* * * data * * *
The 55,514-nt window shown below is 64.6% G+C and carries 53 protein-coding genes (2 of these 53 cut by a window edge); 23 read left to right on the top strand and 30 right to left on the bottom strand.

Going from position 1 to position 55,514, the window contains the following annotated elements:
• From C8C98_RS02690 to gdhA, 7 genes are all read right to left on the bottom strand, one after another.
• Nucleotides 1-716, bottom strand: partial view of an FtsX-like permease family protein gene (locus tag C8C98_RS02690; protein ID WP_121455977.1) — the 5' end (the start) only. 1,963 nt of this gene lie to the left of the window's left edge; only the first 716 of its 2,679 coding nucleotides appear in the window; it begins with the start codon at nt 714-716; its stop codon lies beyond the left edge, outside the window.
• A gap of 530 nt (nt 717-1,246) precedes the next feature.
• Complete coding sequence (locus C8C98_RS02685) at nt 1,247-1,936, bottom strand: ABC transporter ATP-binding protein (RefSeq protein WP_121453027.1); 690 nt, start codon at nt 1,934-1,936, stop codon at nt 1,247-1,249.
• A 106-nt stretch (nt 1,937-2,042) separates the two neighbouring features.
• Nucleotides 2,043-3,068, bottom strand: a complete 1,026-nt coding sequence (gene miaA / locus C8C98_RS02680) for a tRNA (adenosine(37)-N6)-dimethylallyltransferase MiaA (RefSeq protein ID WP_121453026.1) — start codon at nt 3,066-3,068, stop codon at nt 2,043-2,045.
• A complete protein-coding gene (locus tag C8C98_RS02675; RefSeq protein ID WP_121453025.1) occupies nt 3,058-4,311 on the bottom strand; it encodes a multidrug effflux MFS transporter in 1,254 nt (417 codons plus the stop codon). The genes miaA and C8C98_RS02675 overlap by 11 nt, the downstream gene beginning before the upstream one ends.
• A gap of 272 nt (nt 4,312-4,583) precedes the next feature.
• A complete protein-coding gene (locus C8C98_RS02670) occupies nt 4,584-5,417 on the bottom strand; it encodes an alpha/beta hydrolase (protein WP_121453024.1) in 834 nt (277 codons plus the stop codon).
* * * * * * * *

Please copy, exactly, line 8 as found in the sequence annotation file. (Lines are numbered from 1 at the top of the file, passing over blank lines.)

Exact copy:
• Nucleotides 2,043-3,068, bottom strand: a complete 1,026-nt coding sequence (gene miaA / locus C8C98_RS02680) for a tRNA (adenosine(37)-N6)-dimethylallyltransferase MiaA (RefSeq protein ID WP_121453026.1) — start codon at nt 3,066-3,068, stop codon at nt 2,043-2,045.